Both revenue and capital expenditure are concerned with spending money to help a business survive and grow. The key difference between the two is the intent of the expenses and where the money goes.
Contact Us Farming expenditure and allowances Expenditure and losses incurred for purposes of trade, that do not qualify as a deduction under the First Schedule, may be claimed under other provisions of the Act provided they meet the requirements of the particular provision.
In addition, expenditure and losses must be claimed during the year of assessment in which they are actually incurred.
Section 23 g prohibits the deduction of moneys not expended for the purposes of trade. This list is not exhaustive and the facts of each case will dictate which items of expenditure qualify as a deduction under section 11 a.
Capital allowances Capital expenditure, which does not qualify as a deduction under paragraph 12, may qualify for a deduction under one of the other capital allowance provisions in the Act. Depending on the nature of the particular asset and the context in which it is used, the provisions which are likely to be of relevance in the context of game farming are section 12B, 12C or 11 e and in respect of buildings, section 13bis, 13quin or 13sept.
The different capital allowance provisions are not discussed in detail in this Note. However given its particular relevance to farming operations, section 12B is briefly discussed below.
Equipment used by game farmers that would generally qualify for the special allowance under section 12B includes, for example, vehicles, firearms, meat saws and two-way radios. This list does not limit the qualifying assets and each asset must be considered on its own merits.
The following assets are specifically excluded from section 12B: An asset that does not qualify under section 12B may still qualify for an allowance under another provision of the Act.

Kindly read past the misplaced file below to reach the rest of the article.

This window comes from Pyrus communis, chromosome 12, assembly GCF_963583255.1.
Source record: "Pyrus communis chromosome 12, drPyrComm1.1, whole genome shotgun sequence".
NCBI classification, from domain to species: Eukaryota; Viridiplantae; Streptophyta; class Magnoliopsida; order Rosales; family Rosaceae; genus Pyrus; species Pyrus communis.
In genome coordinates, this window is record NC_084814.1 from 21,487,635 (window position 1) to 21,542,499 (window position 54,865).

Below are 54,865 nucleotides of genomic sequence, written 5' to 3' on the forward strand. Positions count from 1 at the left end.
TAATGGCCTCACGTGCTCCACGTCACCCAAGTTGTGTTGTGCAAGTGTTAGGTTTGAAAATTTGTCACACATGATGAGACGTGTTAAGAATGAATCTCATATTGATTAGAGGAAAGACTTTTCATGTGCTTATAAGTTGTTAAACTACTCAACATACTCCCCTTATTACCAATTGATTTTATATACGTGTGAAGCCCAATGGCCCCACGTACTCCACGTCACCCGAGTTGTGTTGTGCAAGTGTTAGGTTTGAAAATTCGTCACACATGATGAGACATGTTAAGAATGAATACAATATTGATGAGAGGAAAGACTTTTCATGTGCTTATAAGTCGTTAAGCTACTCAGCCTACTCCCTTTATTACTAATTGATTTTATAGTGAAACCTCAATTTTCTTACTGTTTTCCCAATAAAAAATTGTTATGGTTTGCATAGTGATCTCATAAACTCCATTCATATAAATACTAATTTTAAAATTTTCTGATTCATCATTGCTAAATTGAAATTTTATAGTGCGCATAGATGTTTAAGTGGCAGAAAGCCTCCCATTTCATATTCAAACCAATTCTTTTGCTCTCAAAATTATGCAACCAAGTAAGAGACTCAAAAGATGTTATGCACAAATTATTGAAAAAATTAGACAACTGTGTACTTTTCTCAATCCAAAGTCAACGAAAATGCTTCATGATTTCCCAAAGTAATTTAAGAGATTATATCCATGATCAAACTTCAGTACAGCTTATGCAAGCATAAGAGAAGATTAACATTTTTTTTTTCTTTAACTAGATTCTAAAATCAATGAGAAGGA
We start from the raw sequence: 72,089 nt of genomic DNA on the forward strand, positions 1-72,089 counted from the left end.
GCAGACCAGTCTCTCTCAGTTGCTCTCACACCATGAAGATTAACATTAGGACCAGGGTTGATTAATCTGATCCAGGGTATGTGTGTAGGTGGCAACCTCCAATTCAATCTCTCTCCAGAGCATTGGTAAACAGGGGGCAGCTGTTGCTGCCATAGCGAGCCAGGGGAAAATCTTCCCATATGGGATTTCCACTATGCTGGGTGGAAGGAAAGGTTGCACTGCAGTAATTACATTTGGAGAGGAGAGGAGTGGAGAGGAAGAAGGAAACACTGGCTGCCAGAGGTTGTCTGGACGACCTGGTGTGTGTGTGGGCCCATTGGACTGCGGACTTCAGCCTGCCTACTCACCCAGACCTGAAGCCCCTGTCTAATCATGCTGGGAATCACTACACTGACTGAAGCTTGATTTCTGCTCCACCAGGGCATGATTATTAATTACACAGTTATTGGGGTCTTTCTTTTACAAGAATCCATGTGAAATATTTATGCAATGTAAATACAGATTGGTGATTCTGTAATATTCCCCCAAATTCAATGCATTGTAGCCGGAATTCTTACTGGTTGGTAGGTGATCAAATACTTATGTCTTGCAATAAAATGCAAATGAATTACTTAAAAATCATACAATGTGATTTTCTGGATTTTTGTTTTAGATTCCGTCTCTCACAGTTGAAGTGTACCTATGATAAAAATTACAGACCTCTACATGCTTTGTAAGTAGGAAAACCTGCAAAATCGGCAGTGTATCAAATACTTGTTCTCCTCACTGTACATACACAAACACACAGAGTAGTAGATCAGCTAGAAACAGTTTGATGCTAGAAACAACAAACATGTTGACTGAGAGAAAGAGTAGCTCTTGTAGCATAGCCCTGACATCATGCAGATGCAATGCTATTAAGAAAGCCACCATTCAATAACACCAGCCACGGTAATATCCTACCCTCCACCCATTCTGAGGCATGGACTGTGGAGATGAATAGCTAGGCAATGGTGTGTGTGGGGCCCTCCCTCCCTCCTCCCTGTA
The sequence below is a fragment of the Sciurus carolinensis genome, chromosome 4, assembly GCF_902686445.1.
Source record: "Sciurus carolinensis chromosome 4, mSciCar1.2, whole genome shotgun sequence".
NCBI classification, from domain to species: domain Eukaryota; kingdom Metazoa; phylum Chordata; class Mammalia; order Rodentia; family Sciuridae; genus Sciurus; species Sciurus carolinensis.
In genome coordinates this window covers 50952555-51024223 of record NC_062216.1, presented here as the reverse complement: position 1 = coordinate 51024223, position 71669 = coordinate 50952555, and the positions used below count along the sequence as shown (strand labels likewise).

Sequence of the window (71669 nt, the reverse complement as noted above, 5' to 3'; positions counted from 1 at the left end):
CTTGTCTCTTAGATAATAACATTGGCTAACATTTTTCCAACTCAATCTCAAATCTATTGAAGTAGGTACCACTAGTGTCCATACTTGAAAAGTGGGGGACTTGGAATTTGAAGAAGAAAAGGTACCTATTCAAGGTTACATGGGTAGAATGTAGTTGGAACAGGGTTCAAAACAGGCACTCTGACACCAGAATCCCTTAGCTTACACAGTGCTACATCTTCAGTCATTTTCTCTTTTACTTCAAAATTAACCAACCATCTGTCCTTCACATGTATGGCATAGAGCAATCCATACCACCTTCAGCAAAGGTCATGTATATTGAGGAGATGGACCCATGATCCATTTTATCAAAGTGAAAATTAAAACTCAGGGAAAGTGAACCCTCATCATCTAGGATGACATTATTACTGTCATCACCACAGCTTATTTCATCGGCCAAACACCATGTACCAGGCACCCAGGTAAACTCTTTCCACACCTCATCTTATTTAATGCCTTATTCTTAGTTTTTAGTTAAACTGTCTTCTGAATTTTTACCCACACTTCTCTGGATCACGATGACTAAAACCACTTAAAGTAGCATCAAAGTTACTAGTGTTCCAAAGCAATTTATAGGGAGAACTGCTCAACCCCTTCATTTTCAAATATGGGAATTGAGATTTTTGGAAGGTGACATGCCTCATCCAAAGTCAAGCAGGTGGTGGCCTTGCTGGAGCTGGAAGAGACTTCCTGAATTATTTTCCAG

For example, if a game farmer also runs a game lodge business, the capital assets used in that business such as beds, furniture, refrigerators and stoves would not be considered to be used for farming operations and would not qualify for an allowance under section 12B.
An allowance under section 12B would also not be available for certain assets used in the farming operations such as aircraft used for the counting of game and office equipment as those assets are specifically excluded.
The taxpayer may, however, qualify for a depreciation allowance under section 12C in some instances and in other instances under section 11 e. The deductions allowed under sections 11 e12B and 12C are included in the income of the taxpayer if subsequently recovered or recouped under section 8 4 a.
These deductions must also be taken into account when determining whether any deduction under section 11 o is available on the alienation, destruction or loss of a depreciable asset.INLAND REVENUE BOARD OF MALAYSIA QUALIFYING EXPENDITURE AND COMPUTATION OF CAPITAL ALLOWANCES Public Ruling No.
6/ Date Of Publication: 27 August Example: State with reasons whether the fallowing items of expenditure are capital or revenue. (i) Wages paid on the purchase of goods.
Statistics on revenue expenditure and financing. The most recent forms and guidance notes are available on the local government finance forms page. The difference between capital expenditure and revenue expenditure are expained in tabular form.
The first and foremost difference between the two is, Capital expenditure generates future economic benefits, but the Revenue expenditure generates benefit for the current year only. Revenue expenditures - definition, explanation, and exaples of capital expenditures.
A detailed article. A revenue expenditure is a cost that is charged to expense as soon as the cost is incurred.
By doing so, a business is using the matching principle to link the expense incurred to revenues generated in the same accounting period. This yields the most accurate income statement results.
There are two.